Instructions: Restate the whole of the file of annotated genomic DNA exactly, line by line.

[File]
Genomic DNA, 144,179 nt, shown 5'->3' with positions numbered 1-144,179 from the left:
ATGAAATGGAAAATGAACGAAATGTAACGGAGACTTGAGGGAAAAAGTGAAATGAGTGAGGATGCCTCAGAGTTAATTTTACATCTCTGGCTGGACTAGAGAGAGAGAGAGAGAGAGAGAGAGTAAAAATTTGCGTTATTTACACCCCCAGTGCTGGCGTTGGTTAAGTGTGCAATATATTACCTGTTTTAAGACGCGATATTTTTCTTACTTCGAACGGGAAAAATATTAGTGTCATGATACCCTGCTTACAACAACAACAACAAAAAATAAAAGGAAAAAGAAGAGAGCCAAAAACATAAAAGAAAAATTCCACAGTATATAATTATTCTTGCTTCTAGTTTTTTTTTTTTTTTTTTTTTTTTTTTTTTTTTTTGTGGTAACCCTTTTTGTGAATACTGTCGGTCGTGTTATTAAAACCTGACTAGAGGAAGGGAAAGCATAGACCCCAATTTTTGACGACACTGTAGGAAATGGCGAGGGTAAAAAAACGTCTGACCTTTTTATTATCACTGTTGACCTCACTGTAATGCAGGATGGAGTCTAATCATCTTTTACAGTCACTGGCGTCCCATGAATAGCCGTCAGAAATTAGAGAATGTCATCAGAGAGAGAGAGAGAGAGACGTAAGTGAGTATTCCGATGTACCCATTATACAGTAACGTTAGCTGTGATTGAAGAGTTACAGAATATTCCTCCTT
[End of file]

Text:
Genomic DNA, 144,179 nt, shown 5'->3' with positions numbered 1-144,179 from the left:
ATGAAATGGAAAATGAACGAAATGTAACGGAGACTTGAGGGAAAAAGTGAAATGAGTGAGGATGCCTCAGAGTTAATTTTACATCTCTGGCTGGACTAGAGAGAGAGAGAGAGAGAGAGAGAGTAAAAATTTGCGTTATTTACACCCCCAGTGCTGGCGTTGGTTAAGTGTGCAATATATTACCTGTTTTAAGACGCGATATTTTTCTTACTTCGAACGGGAAAAATATTAGTGTCATGATACCCTGCTTACAACAACAACAACAAAAAATAAAAGGAAAAAGAAGAGAGCCAAAAACATAAAAGAAAAATTCCACAGTATATAATTATTCTTGCTTCTAGTTTTTTTTTTTTTTTTTTTTTTTTTTTTTTTTTTTGTGGTAACCCTTTTTGTGAATACTGTCGGTCGTGTTATTAAAACCTGACTAGAGGAAGGGAAAGCATAGACCCCAATTTTTGACGACACTGTAGGAAATGGCGAGGGTAAAAAAACGTCTGACCTTTTTATTATCACTGTTGACCTCACTGTAATGCAGGATGGAGTCTAATCATCTTTTACAGTCACTGGCGTCCCATGAATAGCCGTCAGAAATTAGAGAATGTCATCAGAGAGAGAGAGAGAGAGACGTAAGTGAGTATTCCGATGTACCCATTATACAGTAACGTTAGCTGTGATTGAAGAGTTACAGAATATTCCTCCTT